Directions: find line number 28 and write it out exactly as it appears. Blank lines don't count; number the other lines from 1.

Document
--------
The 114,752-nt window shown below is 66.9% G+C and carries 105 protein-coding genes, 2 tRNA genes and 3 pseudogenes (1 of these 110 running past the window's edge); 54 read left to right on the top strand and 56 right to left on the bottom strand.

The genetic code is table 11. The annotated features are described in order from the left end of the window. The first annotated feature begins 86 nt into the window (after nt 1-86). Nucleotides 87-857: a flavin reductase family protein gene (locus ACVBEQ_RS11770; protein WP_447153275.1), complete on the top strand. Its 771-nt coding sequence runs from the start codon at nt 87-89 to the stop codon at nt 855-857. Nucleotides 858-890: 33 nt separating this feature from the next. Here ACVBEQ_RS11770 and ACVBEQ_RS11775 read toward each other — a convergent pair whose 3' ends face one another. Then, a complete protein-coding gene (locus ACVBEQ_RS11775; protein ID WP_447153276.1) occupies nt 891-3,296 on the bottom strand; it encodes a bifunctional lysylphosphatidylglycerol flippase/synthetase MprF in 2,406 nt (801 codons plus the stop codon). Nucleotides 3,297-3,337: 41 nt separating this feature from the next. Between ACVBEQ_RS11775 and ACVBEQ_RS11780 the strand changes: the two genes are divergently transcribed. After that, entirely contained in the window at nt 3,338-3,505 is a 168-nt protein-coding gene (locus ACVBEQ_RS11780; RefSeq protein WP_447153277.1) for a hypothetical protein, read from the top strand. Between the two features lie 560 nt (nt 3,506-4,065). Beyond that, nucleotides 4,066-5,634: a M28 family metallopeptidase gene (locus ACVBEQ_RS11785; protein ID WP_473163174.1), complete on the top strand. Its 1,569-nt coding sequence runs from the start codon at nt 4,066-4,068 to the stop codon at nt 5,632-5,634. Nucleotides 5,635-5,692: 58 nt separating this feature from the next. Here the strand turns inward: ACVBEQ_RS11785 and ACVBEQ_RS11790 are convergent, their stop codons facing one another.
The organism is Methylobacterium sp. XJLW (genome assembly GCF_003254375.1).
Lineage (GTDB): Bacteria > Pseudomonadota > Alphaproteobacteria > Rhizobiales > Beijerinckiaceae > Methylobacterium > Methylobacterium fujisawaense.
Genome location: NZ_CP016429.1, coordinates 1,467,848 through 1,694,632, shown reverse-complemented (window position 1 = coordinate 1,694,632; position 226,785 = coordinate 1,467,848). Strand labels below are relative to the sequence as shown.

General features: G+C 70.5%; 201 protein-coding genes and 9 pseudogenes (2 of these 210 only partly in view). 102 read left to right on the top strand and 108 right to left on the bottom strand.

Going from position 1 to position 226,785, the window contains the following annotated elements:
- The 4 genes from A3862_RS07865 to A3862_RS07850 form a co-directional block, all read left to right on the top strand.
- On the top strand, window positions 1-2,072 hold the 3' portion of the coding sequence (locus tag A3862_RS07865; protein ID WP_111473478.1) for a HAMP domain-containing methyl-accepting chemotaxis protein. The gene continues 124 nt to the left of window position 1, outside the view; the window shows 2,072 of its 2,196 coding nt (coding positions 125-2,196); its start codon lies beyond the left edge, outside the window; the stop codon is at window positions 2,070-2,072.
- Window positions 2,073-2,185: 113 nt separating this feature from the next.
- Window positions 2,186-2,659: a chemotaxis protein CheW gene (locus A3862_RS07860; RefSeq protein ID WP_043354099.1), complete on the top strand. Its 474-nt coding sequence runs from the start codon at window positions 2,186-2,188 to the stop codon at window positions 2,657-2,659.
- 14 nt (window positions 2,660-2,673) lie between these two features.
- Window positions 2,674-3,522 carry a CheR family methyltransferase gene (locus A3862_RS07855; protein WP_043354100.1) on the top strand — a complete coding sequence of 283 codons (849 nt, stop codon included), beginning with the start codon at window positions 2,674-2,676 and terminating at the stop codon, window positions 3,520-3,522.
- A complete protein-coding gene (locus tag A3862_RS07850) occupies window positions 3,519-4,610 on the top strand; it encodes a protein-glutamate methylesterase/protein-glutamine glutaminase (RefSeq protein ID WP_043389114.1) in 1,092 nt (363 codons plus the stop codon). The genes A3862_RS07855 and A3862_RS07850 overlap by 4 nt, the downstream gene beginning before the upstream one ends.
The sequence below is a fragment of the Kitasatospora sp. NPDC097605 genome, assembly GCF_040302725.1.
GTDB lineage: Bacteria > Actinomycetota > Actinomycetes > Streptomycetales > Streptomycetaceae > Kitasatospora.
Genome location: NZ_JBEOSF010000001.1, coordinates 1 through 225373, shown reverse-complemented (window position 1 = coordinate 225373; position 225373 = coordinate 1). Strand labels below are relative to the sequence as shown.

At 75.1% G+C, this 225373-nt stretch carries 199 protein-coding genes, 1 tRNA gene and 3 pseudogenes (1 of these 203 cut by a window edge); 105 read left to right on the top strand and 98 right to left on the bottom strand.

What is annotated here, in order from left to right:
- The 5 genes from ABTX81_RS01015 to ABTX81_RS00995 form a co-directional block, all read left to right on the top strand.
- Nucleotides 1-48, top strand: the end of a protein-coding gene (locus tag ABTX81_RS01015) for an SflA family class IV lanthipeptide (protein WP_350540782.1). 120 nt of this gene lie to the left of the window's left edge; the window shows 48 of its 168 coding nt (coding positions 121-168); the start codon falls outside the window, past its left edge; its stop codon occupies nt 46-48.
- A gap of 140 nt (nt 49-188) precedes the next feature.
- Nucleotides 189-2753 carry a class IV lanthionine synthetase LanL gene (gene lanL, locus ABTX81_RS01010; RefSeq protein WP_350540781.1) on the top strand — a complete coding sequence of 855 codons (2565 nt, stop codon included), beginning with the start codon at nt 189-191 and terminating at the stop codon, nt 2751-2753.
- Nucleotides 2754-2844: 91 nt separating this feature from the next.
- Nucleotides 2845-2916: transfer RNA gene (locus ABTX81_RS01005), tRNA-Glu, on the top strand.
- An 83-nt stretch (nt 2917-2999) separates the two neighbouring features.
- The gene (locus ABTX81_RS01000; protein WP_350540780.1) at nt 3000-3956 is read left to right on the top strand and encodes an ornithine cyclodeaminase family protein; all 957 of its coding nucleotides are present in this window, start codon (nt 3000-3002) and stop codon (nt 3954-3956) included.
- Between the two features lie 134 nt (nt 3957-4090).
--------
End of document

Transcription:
- Between the two features lie 134 nt (nt 3957-4090).